“After sex, you’re looking at two very different people. The man just wants to lay there and be cool and the woman wants to cuddle. 'Why is she so needy?’ She’s not needy you idiot, she’s horny, because you did nothing for her. You did absolutely nothing. Her pussy is on fire because it's gone unfucked completely. Of course you’re fine, you climbed on and went “KFHGSKG” and rolled off. And she’s on you because she’s like ‘WH-at SOMETHING ELSE HAS TO HAPPEN! This is bullshit!!' If you fuck a woman well, she will leave you alone. ‘Thanks a lot, buddy. Zzzzz.’”
Louis says this happens because men are "bad at sex." Perhaps, but I think a lot of us are kinda bad at sex--just by default, because we never got the proper instruction. People want to be good lovers and fuck well. But it's incredibly difficult--ridiculously so--to get any sort of reasonable, real-world education.
Even today, we know so little about women's bodies. So very little! It was only in the past few years that I learned that the clit occupies an extensive bit of pelvic real estate, that scientists still don't know what the fuck women are squirting when they ejaculate (it's "not pee," which just leaves...every non-pee substance), and that the cervix is so insensitive that 95% of women can't tell if it's being rubbed with a cotton swab. (This being the primary reason that the Gentleman's Cervical Swab Rubbing Courtship Technique of 1847 has fallen out of favor.)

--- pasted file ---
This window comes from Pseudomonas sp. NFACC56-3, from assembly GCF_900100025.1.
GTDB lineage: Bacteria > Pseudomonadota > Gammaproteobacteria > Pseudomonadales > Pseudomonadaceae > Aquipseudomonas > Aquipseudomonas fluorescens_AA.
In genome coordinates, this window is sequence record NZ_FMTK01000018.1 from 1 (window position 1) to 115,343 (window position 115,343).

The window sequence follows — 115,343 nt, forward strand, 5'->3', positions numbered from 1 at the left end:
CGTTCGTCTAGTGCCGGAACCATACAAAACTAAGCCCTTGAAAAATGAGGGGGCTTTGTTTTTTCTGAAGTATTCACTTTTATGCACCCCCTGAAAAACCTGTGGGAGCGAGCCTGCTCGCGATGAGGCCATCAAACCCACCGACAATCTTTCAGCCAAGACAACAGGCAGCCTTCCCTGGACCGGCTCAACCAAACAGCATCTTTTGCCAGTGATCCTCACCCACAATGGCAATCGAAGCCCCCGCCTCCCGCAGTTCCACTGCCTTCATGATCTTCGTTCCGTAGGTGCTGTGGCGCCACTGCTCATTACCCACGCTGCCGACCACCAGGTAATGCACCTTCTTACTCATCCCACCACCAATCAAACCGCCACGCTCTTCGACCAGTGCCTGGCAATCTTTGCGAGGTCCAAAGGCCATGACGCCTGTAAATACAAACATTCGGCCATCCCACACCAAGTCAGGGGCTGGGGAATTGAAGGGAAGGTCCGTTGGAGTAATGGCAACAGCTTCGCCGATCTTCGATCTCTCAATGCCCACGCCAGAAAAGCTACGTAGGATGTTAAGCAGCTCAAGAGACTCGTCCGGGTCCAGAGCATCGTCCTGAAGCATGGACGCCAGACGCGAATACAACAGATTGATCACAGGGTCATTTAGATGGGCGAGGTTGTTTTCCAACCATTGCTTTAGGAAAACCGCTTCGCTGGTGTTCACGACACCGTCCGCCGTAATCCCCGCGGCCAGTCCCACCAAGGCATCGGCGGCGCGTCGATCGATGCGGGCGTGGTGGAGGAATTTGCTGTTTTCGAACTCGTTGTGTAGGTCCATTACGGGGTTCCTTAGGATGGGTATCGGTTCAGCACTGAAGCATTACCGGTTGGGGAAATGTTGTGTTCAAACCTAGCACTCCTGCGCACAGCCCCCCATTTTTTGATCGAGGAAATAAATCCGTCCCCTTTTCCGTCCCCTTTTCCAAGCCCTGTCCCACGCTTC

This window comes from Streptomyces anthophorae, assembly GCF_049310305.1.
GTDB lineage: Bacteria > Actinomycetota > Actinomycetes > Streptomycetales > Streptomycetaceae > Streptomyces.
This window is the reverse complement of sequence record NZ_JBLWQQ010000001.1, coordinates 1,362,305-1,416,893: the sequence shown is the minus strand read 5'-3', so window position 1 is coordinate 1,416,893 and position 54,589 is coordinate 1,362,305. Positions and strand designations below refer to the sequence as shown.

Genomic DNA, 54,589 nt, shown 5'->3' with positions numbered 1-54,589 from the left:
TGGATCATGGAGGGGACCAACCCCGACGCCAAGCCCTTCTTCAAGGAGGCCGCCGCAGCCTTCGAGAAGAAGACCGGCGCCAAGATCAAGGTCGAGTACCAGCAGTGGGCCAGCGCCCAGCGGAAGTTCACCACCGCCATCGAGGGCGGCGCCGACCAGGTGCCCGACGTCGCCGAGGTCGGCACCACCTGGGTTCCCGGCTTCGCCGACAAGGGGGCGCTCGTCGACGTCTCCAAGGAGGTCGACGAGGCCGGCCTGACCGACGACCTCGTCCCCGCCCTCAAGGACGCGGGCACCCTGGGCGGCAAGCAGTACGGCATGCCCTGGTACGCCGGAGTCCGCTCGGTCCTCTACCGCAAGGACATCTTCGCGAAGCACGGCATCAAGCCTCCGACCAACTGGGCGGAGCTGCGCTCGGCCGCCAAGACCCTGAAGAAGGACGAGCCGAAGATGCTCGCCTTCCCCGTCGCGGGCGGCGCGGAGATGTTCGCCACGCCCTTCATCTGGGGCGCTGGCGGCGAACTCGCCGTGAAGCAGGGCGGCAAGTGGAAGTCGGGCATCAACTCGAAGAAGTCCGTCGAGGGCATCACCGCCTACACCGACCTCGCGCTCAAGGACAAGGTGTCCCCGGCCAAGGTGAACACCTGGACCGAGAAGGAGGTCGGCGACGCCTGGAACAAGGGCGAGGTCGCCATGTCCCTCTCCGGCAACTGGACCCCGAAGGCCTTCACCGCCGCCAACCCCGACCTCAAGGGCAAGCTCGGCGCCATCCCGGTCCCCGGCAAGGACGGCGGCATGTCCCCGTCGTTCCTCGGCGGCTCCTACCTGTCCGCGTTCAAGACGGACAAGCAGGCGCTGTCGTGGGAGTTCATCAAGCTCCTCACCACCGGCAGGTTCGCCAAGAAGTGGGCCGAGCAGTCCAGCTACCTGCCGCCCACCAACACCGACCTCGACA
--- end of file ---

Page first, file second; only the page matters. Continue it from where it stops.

In other cases, we know very well what's going with on women's bodies, but for some reason, bury or don't acknowledge this info.
The most egregious form of our sexual ignorance/denial is about how most women actually have an orgasm: A woman comes from having her clitoris rubbed. There are a lucky few (very few!) who can get the job done via p-in-v fucking, but even then, what's going down with every woman is that:
1. their clit is rubbed.
2. they come (or don't.)
This is pretty much contrary to every depiction of women's sexual response we see in porn, mainstream films, and read about in books. Even books written for women by women. (Er. Or not. See updated discussion about this in the comments.)
Trisha Borowicz got all Fight-the-Power about this (yay!) and made a smart, funny, cheeky film called Science, Sex, and The Ladies "for all the women who have felt confused, frustrated, or ashamed about their ability to orgasm."